March 28, 2017
From Washington, this is VOA news. I'm Michael Brown reporting.
A court in Russia sentenced opposition leader and anti-corruption blogger Alexei Navalny on Monday to 15 days in jail and fined him $350 for organizing what authorities say was an illegal mass protest in Moscow on Sunday.
Navalny rejected official claims that the demonstration was illegal.
Navalny responded to the charges this way, saying "People demand political representation and I tried to be the political representative for these people and that is why I have the right to run for office."
A Kremlin spokesman on Monday called the protesters provocateurs looking to incite violence and accused organizers of exploiting children, claiming many were paid to attend but citing no evidence.
A spokesman for the chairman of the U.S. House Intelligence Committee, Devin Nunes, said Monday that he met a source on White House grounds before making his disclosure last week that President Trump was caught up in "incidental" surveillance.
Previously, Nunes would not say where he met his source and has still not revealed the identity.
Sean Spicer is White House spokesperson. "I'm not going to get into who he met with or why he met with them. I think that's something that he had made very, very clear, and I'll let him answer. This is, he is the one who has discussed what he is reviewing. And so I will leave it up to him and not try to get in the middle of that."
When asked if the meeting creates a perception problem between Nunes and the White House, Spicer said Nunes was doing his job to investigate allegations of surveillance and was being upfront with reporters about his activities.
For more news, tune in to voanews.com. This is VOA news.
The U.S. military says the death of civilians in Iraq's northern city of Mosul is "a terrible tragedy" and that it is investigating allegations that airstrikes from a U.S.-led coalition killed as many as 100 civilians there early this month.
The Pentagon said an initial review showed coalition warplanes conducted strikes on March 17 "at the location corresponding to allegations of civilian casualties" in western Mosul's Old City.
Iraqi forces, with the coalition air support, are working to regain control of western Mosul from the Islamic State fighters who seized the city in 2014.
Yemeni officials say jihadists waged a deadly attack on a government building in the southern part of the country Monday, killing ten people.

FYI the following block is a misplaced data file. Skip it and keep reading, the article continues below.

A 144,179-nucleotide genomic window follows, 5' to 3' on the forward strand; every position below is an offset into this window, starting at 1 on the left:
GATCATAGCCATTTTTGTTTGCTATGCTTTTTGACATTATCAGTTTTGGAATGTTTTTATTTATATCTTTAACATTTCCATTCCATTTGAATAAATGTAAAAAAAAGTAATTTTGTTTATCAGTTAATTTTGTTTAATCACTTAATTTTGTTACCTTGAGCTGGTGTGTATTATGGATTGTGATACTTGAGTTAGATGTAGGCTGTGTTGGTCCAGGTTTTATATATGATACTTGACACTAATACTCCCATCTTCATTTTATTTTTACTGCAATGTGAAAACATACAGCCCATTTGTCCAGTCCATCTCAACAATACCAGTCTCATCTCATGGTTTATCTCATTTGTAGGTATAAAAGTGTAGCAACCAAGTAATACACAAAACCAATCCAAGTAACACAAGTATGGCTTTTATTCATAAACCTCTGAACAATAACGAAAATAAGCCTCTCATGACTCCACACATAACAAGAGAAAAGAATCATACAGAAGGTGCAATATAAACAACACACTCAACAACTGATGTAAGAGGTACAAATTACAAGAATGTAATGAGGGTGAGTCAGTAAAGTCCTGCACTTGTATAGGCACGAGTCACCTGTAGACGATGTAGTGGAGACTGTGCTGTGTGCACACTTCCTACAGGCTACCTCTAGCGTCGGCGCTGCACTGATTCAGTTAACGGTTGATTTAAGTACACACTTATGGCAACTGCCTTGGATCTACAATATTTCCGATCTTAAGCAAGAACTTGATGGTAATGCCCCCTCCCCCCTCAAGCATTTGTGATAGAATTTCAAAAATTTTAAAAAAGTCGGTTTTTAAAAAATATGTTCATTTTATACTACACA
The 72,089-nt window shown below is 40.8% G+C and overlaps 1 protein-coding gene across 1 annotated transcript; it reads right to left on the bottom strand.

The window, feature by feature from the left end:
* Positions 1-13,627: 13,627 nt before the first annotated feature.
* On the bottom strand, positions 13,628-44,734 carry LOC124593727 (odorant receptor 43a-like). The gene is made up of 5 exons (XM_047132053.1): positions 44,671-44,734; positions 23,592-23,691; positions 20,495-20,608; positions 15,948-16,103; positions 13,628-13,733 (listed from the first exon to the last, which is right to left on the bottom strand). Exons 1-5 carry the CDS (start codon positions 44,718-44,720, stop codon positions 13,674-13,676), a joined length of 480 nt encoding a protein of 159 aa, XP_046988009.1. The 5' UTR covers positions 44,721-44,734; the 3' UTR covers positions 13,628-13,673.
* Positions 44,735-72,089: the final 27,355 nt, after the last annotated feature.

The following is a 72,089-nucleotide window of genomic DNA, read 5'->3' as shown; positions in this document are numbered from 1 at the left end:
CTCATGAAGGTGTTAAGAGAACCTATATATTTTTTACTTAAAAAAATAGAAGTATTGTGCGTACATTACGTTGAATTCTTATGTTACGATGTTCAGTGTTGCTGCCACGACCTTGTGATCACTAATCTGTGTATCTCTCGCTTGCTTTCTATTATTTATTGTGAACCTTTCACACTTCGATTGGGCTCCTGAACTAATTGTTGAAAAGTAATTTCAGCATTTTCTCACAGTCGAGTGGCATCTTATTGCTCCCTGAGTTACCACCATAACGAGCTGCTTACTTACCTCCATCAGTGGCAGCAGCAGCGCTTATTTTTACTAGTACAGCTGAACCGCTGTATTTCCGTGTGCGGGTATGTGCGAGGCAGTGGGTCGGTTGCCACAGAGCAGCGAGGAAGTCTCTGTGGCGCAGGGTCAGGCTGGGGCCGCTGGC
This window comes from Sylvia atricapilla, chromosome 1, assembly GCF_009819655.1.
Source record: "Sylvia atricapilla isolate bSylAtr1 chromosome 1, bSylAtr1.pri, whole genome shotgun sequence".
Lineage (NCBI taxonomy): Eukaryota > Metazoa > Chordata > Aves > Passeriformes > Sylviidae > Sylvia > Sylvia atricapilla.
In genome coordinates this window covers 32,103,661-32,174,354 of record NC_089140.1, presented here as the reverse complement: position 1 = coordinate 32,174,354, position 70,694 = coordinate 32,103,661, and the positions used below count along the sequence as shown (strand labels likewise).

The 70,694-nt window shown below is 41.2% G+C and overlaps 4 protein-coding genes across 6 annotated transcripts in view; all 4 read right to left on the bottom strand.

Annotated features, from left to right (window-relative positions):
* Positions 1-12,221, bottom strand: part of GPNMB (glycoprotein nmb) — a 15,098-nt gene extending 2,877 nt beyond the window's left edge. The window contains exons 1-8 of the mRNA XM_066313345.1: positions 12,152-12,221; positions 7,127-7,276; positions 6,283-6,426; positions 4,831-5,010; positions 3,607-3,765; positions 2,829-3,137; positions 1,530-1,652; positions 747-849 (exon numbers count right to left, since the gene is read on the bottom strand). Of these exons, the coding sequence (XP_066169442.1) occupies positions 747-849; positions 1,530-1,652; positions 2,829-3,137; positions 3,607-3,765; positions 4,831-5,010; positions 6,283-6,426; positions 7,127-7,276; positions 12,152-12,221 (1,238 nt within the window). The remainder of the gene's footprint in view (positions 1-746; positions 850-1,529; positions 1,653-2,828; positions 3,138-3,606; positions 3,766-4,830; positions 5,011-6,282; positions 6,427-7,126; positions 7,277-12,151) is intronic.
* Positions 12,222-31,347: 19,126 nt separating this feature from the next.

A suicide bomber rammed an explosive-laden car to the entrance of the local government headquarters in Huta.
Security forces killed nine militants.
Authorities accuse al-Qaeda of being behind the attack although there has been no immediate claim of responsibility.
U.S. Attorney General Jeff Sessions announced Monday the Justice Determent will withdraw grant funds from local jurisdictions that do not comply with immigration laws.
Sessions said sanctuary jurisdictions endanger lives of every American and puts the whole communities at risk.
"When cities and states refuse to help enforce immigration laws, our nation is less safe. Failure to deport aliens who are convicted of criminal offenses puts whole communities at risk - especially immigrant communities in the very sanctuary jurisdictions that seek to protect the perpetrators."
The U.S. requires that federal, state and local government entities cooperate with immigration officials regarding an individual's citizenship and immigration status.
Sanctuary jurisdictions choose not to inform immigration officials when certain undocumented immigrants are released from official custody.
Israel's Prime Minister Benjamin Netanyahu reiterated the importance of Israeli and American cooperation in the battle against "militant Islam" in the Middle East Monday, saying the two countries must stand together to ensure "light triumphs over darkness and hope triumphs over despair."
Netanyahu also emphasized the importance of preventing Iran "from ever developing nuclear weapons.
Mr. Netanyahu called on the United States to "vanquish" the Islamic State group from the areas it now controls and build alliance with moderate Muslims in the region to make sure that the Islamic State doesn't return.
And, Japanese officials say eight high school students are feared dead after being engulfed in an avalanche at a ski resort in eastern Japan.
Three other students were injured. At least one teacher is missing.
From here in Washington, I'm Michael Brown reporting.
That's the latest world news from VOA.